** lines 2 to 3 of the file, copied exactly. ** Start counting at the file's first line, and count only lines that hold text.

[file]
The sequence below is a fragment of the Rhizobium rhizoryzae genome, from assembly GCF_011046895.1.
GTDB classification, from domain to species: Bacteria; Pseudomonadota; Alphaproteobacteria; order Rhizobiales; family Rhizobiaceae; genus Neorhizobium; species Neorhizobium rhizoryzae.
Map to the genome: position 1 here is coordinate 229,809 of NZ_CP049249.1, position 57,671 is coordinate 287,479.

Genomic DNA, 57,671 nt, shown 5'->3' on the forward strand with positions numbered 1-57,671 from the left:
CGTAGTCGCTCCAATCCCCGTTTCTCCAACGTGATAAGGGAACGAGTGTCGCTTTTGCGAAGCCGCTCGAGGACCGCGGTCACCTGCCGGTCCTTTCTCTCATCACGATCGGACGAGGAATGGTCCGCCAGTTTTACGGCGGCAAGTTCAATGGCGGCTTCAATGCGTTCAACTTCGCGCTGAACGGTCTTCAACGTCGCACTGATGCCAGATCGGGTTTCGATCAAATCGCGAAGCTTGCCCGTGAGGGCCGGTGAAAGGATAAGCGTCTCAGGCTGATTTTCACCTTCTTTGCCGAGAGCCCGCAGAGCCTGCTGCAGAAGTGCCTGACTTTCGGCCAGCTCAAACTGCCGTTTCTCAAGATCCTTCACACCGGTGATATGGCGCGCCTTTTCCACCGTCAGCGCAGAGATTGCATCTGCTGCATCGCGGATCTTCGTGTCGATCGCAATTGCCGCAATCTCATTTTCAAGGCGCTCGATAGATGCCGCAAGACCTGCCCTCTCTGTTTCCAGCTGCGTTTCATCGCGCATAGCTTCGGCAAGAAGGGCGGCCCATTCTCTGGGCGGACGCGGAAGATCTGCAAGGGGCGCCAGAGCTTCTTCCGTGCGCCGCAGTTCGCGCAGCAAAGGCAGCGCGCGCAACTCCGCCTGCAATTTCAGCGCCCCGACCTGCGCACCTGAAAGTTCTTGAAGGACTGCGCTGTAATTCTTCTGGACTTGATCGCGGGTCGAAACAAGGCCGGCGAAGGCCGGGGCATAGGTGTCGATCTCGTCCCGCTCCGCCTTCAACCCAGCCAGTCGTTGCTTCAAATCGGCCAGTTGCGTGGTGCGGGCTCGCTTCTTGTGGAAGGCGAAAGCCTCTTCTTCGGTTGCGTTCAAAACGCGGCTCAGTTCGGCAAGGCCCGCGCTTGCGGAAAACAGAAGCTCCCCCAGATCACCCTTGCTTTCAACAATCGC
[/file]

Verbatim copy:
GTDB classification, from domain to species: Bacteria; Pseudomonadota; Alphaproteobacteria; order Rhizobiales; family Rhizobiaceae; genus Neorhizobium; species Neorhizobium rhizoryzae.
Map to the genome: position 1 here is coordinate 229,809 of NZ_CP049249.1, position 57,671 is coordinate 287,479.